We asked some of our past JBF Rising Star Chef award winners and nominees what they like to snack on when they’re at the movies. While many stick to the classic buttery, salty popcorn, here are some other options to try if you want to mix it up next time you hit the theater—or curl up on the couch.

 

Marcus Samuelsson
Red Rooster, NYC

“I love a good salty snack when I’m watching movies. Either plain salted peanuts or there’s also a mix of Ethiopian peanuts and barley that is especially satisfying."

 

Gabriel Rucker
Le Pigeon, Portland, OR

“Sour Patch Kids.”

 

Allison Vines-Rusing
MiLa, New Orleans

“Truffled popcorn.”

 

Todd English
Olives, NYC

“Peanut M&Ms.”

 

Michael Mina
Michael Mina, San Francisco

“I love roasted cashews, almonds, and peanuts. And a bowl of salted-caramel popcorn always goes perfectly with a movie!”... Read more >

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Q & A with Beasts of the Southern Wild Producer Josh Penn

Producer Josh Penn explains the use of food sysmbolism in his film, Beasts of the Southern Wild

 

It doesn’t have its own category on the awards circuit, but food often plays a prominent role in the layers of a film. We talked with Josh Penn, a producer of the 2013 Oscar-nominated indie film Beasts of the Southern Wild, to learn more about how food can be a defining instrument on the silver screen.

 

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JBF: Food is often woven throughout the stories we see on the screen. Why do you think it’s such a successful symbolic device in film?

 

Josh Penn: Food carries a lot of cultural and societal indications; it’s at the forefront of most cultures, in general, so you can demonstrate a lot about people and their backgrounds by showing what they eat and how they eat it. It can mark an individual’s place in society, socioeconomic status, and... Read more >

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How to Follow the 2013 Beard Awards

James Beard Awards night at New York City's Lincoln Center


Not joining us for the ceremonies this year? Not to worry! There are plenty of ways for you to get your fill of the Beards online.

 

Our Twitter page will be fired up for this Friday's Book, Broadcast & Journalism Awards dinner at New York City's Gotham Hall, as well as for Monday night's gala at Lincoln Center. Winners will be tweeted as they are announced on stage. As always, you can use hashtag #jbfa to participate in Awards-related tweeting.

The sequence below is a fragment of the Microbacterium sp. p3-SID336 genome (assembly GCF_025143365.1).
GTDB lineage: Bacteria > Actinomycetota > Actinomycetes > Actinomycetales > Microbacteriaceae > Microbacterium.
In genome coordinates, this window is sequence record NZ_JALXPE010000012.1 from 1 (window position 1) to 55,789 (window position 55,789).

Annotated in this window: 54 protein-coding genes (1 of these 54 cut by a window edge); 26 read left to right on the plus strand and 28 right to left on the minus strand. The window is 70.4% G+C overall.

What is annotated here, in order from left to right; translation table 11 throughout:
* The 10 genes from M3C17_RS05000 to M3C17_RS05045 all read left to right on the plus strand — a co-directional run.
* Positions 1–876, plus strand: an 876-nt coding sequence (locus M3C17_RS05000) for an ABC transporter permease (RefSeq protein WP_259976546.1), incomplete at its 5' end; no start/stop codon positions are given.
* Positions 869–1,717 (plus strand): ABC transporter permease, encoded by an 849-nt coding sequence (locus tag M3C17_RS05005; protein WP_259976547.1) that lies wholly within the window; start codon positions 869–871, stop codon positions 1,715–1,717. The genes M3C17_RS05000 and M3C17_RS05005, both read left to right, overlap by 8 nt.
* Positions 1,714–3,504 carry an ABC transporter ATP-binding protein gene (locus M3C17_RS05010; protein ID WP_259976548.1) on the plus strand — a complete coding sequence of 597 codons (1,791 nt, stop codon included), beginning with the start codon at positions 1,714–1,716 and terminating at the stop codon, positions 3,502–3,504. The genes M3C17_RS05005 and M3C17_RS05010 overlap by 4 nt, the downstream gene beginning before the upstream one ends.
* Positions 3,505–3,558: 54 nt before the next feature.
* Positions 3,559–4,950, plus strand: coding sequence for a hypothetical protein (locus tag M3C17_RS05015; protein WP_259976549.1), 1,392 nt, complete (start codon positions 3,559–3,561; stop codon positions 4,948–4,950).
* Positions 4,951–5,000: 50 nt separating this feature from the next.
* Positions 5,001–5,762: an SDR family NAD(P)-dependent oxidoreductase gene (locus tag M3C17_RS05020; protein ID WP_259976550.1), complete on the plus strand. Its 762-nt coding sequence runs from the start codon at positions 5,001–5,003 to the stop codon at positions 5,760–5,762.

On Monday, here on our blog, we'll be posting videos about the America's Classics inductees, Q &... Read more >

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2013 Publication of the Year

ChopChop is the James Beard Foundation's 2013 Publication of the Year

 

ChopChop demonstrates that a print publication with the right message can still shine: its pages and its lively website, chopchopmag.com, pulse with energy. The magazine features smart recipes and engaging projects that are fun and informative for both the children and the grownups who read it. The photographs are lively, the layout upbeat, and the stories send positive messages about eating right and cooking with healthy ingredients without ever talking down to readers.

 

We applaud ChopChop’s mission: “To inspire and teach kids to cook and eat real food with their families.” And we uphold its philosophy: “We believe that cooking and eating together
as a family is a vital step in resolving the obesity and hunger epidemics.”

 

ChopChop is the brainchild of cookbook author Sally Sampson, who sought a way to use her... Read more >

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2013 Journalism Awards Recap

Here's our final recap from tonight's ceremony: the Journalism Award winners! Stay tuned for Publication of the Year.

 

The 2013 Journalism Award winners:

 

Cooking, Recipes, or Instruction
Matt Goulding, Matthew Kadey with Tamar Adler, and Paul Kita
Men’s Health
The Butcher Is Back!,” “The Six-Pack Foods of Summer,” “Southern Food Rises Again

 

Craig Claiborne Distinguished Restaurant Review Award
Tejal Rao
Village Voice
“Bangkok Pop, No Fetishes,” “The Sweet Taste of Success,”... Read more >